10. Love it! Very inspiring for kids and me as a first time non-fiction writer!

  11. Great interview–so helpful to learn about Alice’s process! Thanks for sharing:).

  12. Cassie Bentley

    Thanks for sharing your research journey. I have an idea for a non-fiction book that’s been haunting me. Giving yourself permission to follow your research opens up my options too. I cannot wait to read it.

  13. Thank you, Alice and Suzanne for this informative interview that revealed a fascinating process. I do so admire the research that you did for this book, but I also admire the way you turned it into a riveting story. I can’t wait to see it!

  14. What a great interview! And what an important book for kids to read.

  15. Wow! I can’t wait to read this book! Thanks for sharing!

  16. Well done, Alice! I can’t wait to see this book — the illustrations are gorgeous! I remember hearing a story about Venetia on the radio. And great interviewing, Suzanne!

  17. Karen Henry Clark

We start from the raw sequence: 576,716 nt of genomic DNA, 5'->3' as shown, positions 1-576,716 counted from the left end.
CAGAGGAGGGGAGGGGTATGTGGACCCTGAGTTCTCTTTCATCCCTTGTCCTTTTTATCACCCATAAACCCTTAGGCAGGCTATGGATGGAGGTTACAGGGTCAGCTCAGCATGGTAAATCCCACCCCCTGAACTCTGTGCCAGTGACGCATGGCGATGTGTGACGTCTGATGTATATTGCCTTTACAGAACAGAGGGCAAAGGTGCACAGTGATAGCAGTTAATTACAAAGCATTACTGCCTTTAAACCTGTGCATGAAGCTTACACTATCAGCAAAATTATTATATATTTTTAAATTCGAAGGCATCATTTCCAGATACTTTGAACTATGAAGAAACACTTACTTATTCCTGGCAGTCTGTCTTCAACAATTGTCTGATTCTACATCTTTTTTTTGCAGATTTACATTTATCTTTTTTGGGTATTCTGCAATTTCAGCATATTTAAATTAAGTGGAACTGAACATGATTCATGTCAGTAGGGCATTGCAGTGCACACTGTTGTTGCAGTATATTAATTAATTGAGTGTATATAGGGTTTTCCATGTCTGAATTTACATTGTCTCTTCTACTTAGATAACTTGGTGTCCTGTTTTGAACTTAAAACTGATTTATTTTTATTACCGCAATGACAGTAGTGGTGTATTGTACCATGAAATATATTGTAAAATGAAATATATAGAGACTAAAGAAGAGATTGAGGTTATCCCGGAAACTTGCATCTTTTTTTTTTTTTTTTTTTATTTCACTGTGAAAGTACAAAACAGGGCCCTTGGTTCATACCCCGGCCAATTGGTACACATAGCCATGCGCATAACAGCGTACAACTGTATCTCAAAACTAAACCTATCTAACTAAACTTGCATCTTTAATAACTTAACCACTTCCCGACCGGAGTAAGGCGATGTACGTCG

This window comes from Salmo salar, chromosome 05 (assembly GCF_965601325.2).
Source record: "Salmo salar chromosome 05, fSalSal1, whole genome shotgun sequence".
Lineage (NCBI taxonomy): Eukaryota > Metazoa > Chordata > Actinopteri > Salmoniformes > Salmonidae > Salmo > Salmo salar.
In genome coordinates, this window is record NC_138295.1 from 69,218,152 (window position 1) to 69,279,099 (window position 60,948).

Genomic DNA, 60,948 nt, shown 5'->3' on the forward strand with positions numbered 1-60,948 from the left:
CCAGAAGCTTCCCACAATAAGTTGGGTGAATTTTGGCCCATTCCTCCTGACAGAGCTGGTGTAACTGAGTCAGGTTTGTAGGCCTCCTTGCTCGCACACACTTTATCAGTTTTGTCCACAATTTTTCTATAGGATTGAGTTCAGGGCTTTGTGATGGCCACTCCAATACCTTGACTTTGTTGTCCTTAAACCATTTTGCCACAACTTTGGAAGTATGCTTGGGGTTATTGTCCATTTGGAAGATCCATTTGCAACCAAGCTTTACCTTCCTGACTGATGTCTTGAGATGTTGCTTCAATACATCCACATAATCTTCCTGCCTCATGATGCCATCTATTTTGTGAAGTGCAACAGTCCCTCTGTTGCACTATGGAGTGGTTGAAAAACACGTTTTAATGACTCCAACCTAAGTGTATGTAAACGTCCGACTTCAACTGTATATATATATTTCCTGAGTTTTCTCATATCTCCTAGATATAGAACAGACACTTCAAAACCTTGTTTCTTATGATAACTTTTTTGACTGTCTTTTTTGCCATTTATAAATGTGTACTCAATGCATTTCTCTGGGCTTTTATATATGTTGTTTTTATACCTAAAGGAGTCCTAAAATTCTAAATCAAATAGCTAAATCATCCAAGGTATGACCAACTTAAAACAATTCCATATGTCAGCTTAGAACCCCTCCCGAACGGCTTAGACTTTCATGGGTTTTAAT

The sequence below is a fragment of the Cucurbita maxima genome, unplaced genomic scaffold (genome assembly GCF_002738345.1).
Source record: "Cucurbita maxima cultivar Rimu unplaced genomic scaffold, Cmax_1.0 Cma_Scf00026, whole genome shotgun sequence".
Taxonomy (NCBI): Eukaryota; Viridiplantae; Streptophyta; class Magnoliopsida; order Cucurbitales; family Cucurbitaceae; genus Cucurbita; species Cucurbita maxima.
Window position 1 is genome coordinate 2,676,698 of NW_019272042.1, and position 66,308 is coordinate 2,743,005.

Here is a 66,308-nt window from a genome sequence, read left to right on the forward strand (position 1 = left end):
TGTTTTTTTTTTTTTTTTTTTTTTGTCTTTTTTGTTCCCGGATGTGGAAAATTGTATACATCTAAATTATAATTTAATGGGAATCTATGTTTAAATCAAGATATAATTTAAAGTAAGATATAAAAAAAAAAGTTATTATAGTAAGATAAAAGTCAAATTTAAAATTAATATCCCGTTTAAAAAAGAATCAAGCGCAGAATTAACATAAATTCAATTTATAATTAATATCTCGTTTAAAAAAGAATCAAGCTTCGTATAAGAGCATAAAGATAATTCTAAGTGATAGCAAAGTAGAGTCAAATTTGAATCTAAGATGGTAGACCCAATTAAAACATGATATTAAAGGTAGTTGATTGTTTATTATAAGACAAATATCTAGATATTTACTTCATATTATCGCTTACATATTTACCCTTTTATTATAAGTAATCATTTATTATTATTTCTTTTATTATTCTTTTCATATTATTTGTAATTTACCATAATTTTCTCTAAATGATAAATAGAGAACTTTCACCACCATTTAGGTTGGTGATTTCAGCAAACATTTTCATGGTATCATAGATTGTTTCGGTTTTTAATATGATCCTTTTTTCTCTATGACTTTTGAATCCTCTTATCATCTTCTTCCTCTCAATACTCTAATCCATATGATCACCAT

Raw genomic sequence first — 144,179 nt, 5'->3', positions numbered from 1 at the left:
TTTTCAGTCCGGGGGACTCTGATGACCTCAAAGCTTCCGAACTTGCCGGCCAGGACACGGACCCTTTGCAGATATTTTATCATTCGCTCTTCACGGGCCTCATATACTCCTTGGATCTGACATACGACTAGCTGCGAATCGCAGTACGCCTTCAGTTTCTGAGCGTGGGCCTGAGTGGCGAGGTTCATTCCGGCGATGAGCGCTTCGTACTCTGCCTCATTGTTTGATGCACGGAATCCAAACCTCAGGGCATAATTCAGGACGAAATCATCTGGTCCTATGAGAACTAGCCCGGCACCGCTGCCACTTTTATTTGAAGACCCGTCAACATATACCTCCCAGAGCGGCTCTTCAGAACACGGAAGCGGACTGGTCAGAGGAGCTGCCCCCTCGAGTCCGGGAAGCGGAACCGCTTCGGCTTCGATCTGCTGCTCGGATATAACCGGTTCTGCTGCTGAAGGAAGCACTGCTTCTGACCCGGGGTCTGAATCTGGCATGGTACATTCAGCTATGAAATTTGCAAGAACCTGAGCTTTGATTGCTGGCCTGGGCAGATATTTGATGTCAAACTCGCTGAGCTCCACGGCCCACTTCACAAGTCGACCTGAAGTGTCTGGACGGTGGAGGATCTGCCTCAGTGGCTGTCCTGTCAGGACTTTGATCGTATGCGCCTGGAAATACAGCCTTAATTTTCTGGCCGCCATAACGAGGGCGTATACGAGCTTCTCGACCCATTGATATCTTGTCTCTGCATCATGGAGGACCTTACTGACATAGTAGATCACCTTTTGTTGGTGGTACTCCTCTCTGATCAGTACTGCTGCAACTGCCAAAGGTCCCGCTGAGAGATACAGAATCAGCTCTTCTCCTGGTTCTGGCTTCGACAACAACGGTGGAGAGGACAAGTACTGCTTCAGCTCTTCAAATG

Thank you for taking the initiative to discover this fascinating story.

  18. I love her story about how she gave herself permission to take research trips.

  19. Thank you Alice. I can’t wait to read this book. How inspiring it will be for young children to realize that they can make a difference. You are such a great writer, Alice; I’m glad that you pursued this story.

  20. Great interview. Thank you Suzanne and Alice. (I also LOVE the artwork in this book. Looks like a fantastic match to the story).

  21. I love this story–how you were compelled to tell Venetia’s story!!! Wonderful interview!!!

  22. What a great interview! So interesting to hear about the spark for this story and a bit about the research process. Thanks, Suzanne, and congratulations, Alice–the book looks beautiful!